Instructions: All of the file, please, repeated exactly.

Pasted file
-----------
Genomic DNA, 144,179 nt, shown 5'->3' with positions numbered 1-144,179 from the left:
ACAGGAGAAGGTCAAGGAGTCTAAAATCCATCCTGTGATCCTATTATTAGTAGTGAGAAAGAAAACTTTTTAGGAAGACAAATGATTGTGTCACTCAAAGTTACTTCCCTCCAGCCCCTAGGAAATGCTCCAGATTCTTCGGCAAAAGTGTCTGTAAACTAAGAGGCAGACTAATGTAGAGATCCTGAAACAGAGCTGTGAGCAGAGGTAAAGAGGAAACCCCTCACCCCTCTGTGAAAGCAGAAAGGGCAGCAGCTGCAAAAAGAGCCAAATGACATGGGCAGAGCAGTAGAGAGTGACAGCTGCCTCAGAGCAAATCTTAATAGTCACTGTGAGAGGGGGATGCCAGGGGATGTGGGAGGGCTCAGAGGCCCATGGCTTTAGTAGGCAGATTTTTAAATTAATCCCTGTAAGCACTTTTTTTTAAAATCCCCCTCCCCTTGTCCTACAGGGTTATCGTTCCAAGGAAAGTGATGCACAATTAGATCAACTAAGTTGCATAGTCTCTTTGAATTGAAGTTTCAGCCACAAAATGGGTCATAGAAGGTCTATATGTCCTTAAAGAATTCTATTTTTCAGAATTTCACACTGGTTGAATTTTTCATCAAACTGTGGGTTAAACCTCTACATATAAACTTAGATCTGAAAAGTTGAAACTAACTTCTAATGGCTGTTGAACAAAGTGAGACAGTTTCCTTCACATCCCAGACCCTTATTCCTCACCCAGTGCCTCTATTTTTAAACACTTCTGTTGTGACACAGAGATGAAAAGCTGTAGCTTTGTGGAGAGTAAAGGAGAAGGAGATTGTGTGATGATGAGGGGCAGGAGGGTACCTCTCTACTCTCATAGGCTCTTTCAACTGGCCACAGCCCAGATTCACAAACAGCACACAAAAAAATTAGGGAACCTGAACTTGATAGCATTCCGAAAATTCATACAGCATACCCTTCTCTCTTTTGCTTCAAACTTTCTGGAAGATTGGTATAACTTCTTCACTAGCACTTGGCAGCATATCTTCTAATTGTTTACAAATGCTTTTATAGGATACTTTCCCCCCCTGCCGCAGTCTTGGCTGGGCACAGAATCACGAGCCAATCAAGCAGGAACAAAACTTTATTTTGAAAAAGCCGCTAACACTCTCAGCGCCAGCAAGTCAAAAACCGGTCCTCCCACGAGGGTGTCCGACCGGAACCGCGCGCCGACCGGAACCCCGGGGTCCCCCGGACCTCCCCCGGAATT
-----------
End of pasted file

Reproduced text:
Genomic DNA, 144,179 nt, shown 5'->3' with positions numbered 1-144,179 from the left:
ACAGGAGAAGGTCAAGGAGTCTAAAATCCATCCTGTGATCCTATTATTAGTAGTGAGAAAGAAAACTTTTTAGGAAGACAAATGATTGTGTCACTCAAAGTTACTTCCCTCCAGCCCCTAGGAAATGCTCCAGATTCTTCGGCAAAAGTGTCTGTAAACTAAGAGGCAGACTAATGTAGAGATCCTGAAACAGAGCTGTGAGCAGAGGTAAAGAGGAAACCCCTCACCCCTCTGTGAAAGCAGAAAGGGCAGCAGCTGCAAAAAGAGCCAAATGACATGGGCAGAGCAGTAGAGAGTGACAGCTGCCTCAGAGCAAATCTTAATAGTCACTGTGAGAGGGGGATGCCAGGGGATGTGGGAGGGCTCAGAGGCCCATGGCTTTAGTAGGCAGATTTTTAAATTAATCCCTGTAAGCACTTTTTTTTAAAATCCCCCTCCCCTTGTCCTACAGGGTTATCGTTCCAAGGAAAGTGATGCACAATTAGATCAACTAAGTTGCATAGTCTCTTTGAATTGAAGTTTCAGCCACAAAATGGGTCATAGAAGGTCTATATGTCCTTAAAGAATTCTATTTTTCAGAATTTCACACTGGTTGAATTTTTCATCAAACTGTGGGTTAAACCTCTACATATAAACTTAGATCTGAAAAGTTGAAACTAACTTCTAATGGCTGTTGAACAAAGTGAGACAGTTTCCTTCACATCCCAGACCCTTATTCCTCACCCAGTGCCTCTATTTTTAAACACTTCTGTTGTGACACAGAGATGAAAAGCTGTAGCTTTGTGGAGAGTAAAGGAGAAGGAGATTGTGTGATGATGAGGGGCAGGAGGGTACCTCTCTACTCTCATAGGCTCTTTCAACTGGCCACAGCCCAGATTCACAAACAGCACACAAAAAAATTAGGGAACCTGAACTTGATAGCATTCCGAAAATTCATACAGCATACCCTTCTCTCTTTTGCTTCAAACTTTCTGGAAGATTGGTATAACTTCTTCACTAGCACTTGGCAGCATATCTTCTAATTGTTTACAAATGCTTTTATAGGATACTTTCCCCCCCTGCCGCAGTCTTGGCTGGGCACAGAATCACGAGCCAATCAAGCAGGAACAAAACTTTATTTTGAAAAAGCCGCTAACACTCTCAGCGCCAGCAAGTCAAAAACCGGTCCTCCCACGAGGGTGTCCGACCGGAACCGCGCGCCGACCGGAACCCCGGGGTCCCCCGGACCTCCCCCGGAATT